This, in turn, is meant to nudge or influence the Government to adopt certain positions, he added.
Yet, he said that Singapore cannot "wish away these geopolitical pressures" due to its nature as a small, open economy, and an international hub for trade and finance.
But it can find ways to mitigate and guard against them, and this will require public service leaders to be sensitive to geopolitical considerations, regardless of whatever sector they work in.
“You must a have clear view of how the external environment impacts your work, and what are the opportunities and risks for Singapore,” said Mr Wong.
“And you must be able to work closely with stakeholders in both industry and civil society, to sensitise them to these risks, and help them manage the risk well.”
On his second point, Mr Wong said there is a need for the Public Service to broaden the range of competencies amongst its leaders, which will “enable the Public Service to be more resilient, and more prepared for the uncertainties ahead”.
He said Singapore has always placed a premium on nurturing leaders with strong policy skills.
While this remains relevant and important, Mr Wong said Singapore needed to rely on "much more than policy skills" to mount the response to the Covid-19 crisis it did.
In illustrating the other skillsets that public service leaders need, Mr Wong said that they include having those with capabilities and experience in running operations and mobilising volunteers in doing crisis communication.
He added there will also be a need for those with a deep understanding of science and technology, especially in digital solutions, and how these can be incorporated into policy solutions.
Having leaders with such skills, he said, will ensure that the Public Service always has fresh perspectives, and a variety of capabilities to help it respond to any challenge.
On his final point, Mr Wong said that the Public Service must deepen its engagement with the public.
The reason for this, he said, is that Singaporeans have “become more diverse in their aspirations and views” as society matures.
Said Mr Wong: “Many also want to have a greater say in how policies which affect them are formulated. So to stay cohesive and strong as a country, we must do more to draw strength from our diversity.
"To help every individual realise their full potential and to be able to find common ground amidst diversity on the best way forward for Singapore."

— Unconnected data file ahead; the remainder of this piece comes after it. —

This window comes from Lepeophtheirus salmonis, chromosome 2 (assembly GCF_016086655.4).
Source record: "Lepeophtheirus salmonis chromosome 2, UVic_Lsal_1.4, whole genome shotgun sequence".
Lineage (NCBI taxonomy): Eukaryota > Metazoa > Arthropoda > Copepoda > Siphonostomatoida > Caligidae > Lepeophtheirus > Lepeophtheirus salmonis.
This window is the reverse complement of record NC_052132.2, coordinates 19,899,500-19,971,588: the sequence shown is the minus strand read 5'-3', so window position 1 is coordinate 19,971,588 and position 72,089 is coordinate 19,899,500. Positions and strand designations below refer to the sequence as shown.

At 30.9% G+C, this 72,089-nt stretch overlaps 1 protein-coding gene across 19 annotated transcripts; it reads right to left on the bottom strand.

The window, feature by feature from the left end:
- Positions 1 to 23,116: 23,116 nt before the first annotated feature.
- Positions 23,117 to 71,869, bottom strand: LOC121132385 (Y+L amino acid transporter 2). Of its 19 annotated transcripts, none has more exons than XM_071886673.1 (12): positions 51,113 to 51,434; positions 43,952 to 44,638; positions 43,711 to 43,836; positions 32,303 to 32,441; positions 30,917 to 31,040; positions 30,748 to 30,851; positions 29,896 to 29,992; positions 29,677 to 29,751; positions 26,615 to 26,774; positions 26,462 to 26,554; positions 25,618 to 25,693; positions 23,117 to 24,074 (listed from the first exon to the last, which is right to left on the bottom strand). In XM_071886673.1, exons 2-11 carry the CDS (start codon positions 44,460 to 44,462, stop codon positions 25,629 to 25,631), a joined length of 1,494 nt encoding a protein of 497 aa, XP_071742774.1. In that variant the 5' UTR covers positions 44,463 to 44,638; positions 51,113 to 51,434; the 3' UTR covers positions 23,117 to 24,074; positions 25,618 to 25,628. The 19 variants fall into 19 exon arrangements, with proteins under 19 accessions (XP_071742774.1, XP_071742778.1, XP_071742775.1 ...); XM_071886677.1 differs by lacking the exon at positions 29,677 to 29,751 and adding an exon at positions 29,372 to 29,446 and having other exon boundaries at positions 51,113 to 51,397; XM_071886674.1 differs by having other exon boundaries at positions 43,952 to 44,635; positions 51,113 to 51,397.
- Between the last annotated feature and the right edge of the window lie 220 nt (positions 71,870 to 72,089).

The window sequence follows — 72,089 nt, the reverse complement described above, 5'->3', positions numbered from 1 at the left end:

Key to understanding the needs and concerns of Singaporeans is political leadership, which will “help build consensus, especially on difficult issues”.
However, the Public Service will also need to incorporate more engagement processes as part of its work, he said.
"We can do more to create opportunities for Singaporeans to engage one another, to listen each other’s views, and to understand the diverse perspectives that are often at play in issues that we deal with."
‘WE DO NOT ASSUME RIGHT TO LEADERSHIP’
Mr Wong also spoke about political contestation in Singapore — something he said will likely become more intense over time.
“The political leadership will have to manage the politics. We do not assume the right to leadership. Just because the PAP (People's Action Party) has governed Singapore since independence doesn’t mean it will always do so,” he said.
As such, he said that there is a need to work hard to win the confidence and trust of citizens and prove that the party can govern well.
“So whenever we consider policies, we will have to make a judgement as political leaders of how far to go, what changes to make, taking into account these broader considerations,” said Mr Wong.
Be that as it may, he said that decisions by the political leadership will always be driven by “a full commitment" to do what’s right for Singapore and Singaporeans.
"We will never compromise on our key principles and values. We will not allow populist politics, race politics, or money politics to take root in Singapore," he said.
"And that means we will continue to be upfront with Singaporeans about issues which may not be so popular but need to be discussed and dealt with. We will continue to tackle problems head-on instead of taking the expedient way, kicking them down the road, or allowing them to fester and grow."
Related topicsLawrence Wong public service us-china relations foreign affairs